26 Mar Indigenous radio increases reach in Puebla, Mexico
Radio Tzinaka was established in 2002 by young Nahua people who wanted to establish a “local dialogue and communication space” in the Nahuatl language. Photo: Contributed
The purchase of a 300-watt transmitter and the construction of a radio cabin, recording studio, and antenna has allowed Radio Tzinaka, a community radio station in Tzinacapan, in Mexico’s state of Puebla, to reach more Indigenous municipalities.
Through its partnership with WACC, the radio station has improved its overall operations, including its capacity to produce more radio programs, democratize its internal structures and foster relationships with other community media organizations, said Lorenzo Vargas, WACC Program Manager for Communication for Social Change.
Radio Tzinaka has also been able to obtain its Civil Association status, and increase its team of Nahua members and its base of volunteers.
The station was established in 2002 by young people from the Nahua nation who wanted to establish a “local dialogue and communication space” in the Nahuatl language, which is the dominant language in the east-central region, “in order to promote local development from an Indigenous perspective,” said Vargas.
WACC maintains that “people’s ability to communicate in their own language is one of the cornerstones of communication rights.” The United Nations has declared 2019 as the International Year of Indigenous Languages.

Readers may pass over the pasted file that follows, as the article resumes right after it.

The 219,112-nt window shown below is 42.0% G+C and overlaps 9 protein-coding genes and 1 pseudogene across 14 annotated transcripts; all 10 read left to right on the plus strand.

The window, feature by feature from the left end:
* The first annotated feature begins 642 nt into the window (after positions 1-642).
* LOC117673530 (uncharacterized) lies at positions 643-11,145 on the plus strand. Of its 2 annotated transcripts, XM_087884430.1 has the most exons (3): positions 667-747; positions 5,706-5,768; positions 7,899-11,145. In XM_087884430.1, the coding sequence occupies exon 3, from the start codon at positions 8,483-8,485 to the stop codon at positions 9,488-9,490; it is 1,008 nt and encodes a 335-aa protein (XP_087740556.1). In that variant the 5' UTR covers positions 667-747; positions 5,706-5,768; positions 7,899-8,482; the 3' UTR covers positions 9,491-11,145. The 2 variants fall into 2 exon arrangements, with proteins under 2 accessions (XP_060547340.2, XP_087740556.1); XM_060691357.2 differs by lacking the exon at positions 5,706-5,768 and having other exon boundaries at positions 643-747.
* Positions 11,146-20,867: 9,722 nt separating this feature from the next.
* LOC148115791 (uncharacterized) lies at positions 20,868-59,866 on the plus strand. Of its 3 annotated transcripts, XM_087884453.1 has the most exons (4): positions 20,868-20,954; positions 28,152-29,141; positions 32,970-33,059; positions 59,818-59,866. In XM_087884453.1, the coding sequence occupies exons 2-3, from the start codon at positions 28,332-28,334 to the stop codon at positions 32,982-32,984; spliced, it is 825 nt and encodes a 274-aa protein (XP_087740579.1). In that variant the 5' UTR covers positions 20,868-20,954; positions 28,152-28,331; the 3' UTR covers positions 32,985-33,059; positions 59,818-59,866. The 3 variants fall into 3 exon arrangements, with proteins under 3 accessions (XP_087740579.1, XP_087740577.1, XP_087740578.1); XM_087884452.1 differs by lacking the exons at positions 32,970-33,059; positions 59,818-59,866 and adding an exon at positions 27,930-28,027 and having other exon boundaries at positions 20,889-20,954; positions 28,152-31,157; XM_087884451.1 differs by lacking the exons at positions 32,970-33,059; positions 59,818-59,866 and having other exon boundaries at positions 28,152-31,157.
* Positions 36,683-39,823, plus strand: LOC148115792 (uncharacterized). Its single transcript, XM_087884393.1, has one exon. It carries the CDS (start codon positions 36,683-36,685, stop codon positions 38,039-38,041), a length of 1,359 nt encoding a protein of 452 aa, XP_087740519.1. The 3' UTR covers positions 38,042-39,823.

*Nahuatl is “the language of the Aztecs, Toltcec, and others,” and with about 1.4 million speakers, “is the most widely spoken Indigenous language in Mexico,” according to Cultural Survival, an NGO which has been advocating for Indigenous People’s rights since 1972.
Radio Tzinaka broadcasts from 7 a.m. to 10 p.m., and its programs focus on current affairs, local news, community celebrations and cultural diversity. It provides media production training for local youth.
Vargas said WACC supported the radio station’s project – which ran from May 2018 to January 2019— because it was “in need of capacity building and new equipment in order to truly fulfill its mission.” Radio Tzinaka also sought to develop a strategic and sustainability plan to guide its activities in the coming years.
The radio collective has cited other positive outcomes as a result of the project, including the preparation of its internal regulations and policies, and the formation of new teams to handle technical, administration and development matters.
The purchase of a new transmitter now allows Radio Tzinaka to broadcast in the municipalities of Huyatlalpan, Chumatlán and Zozocolco de Hidalgo, said Vargas.
*The words avocado, tomato, chili, coyote and chocolate have Nahuatl roots. Source: Cultural Survival